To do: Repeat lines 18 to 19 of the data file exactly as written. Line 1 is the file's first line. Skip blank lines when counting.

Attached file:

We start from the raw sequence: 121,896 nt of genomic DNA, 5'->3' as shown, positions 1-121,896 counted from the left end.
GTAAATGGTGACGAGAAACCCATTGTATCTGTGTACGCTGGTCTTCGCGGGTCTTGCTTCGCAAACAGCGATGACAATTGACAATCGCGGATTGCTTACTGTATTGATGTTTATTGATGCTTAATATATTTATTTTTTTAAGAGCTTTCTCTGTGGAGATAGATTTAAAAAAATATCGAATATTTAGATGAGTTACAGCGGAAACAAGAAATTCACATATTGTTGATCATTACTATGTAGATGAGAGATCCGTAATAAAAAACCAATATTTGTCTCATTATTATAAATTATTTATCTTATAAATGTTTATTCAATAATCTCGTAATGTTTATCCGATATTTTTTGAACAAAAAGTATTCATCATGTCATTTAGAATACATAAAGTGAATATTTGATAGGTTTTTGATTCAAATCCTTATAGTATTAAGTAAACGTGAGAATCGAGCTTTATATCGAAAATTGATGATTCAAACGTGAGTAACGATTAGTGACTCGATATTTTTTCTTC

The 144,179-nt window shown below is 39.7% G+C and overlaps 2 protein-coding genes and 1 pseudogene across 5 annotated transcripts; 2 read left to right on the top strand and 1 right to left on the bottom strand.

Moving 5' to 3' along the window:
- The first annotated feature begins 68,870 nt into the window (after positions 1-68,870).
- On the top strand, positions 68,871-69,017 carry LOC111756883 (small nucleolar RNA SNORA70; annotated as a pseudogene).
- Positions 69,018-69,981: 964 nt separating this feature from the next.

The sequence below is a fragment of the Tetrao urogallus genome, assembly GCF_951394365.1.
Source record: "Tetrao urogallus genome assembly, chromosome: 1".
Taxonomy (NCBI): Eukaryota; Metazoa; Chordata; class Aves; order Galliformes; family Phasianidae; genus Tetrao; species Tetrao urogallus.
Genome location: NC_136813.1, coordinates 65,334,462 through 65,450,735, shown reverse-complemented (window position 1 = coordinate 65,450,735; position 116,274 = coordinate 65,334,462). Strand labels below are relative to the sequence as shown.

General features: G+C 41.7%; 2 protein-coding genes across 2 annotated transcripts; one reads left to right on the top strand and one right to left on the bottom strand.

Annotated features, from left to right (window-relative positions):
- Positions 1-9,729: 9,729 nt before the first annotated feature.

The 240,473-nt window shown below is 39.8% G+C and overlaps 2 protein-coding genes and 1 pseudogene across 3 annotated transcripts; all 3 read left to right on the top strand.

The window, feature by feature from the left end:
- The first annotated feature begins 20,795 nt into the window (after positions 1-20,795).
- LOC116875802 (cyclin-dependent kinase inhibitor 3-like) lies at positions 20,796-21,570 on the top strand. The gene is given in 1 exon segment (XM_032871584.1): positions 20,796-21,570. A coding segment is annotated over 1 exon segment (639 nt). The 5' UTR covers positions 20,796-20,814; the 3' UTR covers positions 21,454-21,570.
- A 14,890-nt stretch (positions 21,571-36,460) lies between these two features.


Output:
- LOC116875802 (cyclin-dependent kinase inhibitor 3-like) lies at positions 20,796-21,570 on the top strand. The gene is given in 1 exon segment (XM_032871584.1): positions 20,796-21,570. A coding segment is annotated over 1 exon segment (639 nt). The 5' UTR covers positions 20,796-20,814; the 3' UTR covers positions 21,454-21,570.
- A 14,890-nt stretch (positions 21,571-36,460) lies between these two features.